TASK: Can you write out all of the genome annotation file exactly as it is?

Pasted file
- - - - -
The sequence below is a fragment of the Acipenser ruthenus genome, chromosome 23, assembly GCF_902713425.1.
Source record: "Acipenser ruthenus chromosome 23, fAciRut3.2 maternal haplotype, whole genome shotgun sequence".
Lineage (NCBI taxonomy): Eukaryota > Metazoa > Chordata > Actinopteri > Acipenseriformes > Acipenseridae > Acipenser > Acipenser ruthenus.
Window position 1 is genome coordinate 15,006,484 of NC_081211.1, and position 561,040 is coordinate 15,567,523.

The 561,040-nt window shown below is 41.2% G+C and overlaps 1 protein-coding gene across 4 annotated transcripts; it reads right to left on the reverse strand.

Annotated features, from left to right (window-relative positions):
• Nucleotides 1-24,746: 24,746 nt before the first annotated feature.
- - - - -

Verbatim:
The sequence below is a fragment of the Acipenser ruthenus genome, chromosome 23, assembly GCF_902713425.1.
Source record: "Acipenser ruthenus chromosome 23, fAciRut3.2 maternal haplotype, whole genome shotgun sequence".
Lineage (NCBI taxonomy): Eukaryota > Metazoa > Chordata > Actinopteri > Acipenseriformes > Acipenseridae > Acipenser > Acipenser ruthenus.
Window position 1 is genome coordinate 15,006,484 of NC_081211.1, and position 561,040 is coordinate 15,567,523.

The 561,040-nt window shown below is 41.2% G+C and overlaps 1 protein-coding gene across 4 annotated transcripts; it reads right to left on the reverse strand.

Annotated features, from left to right (window-relative positions):
• Nucleotides 1-24,746: 24,746 nt before the first annotated feature.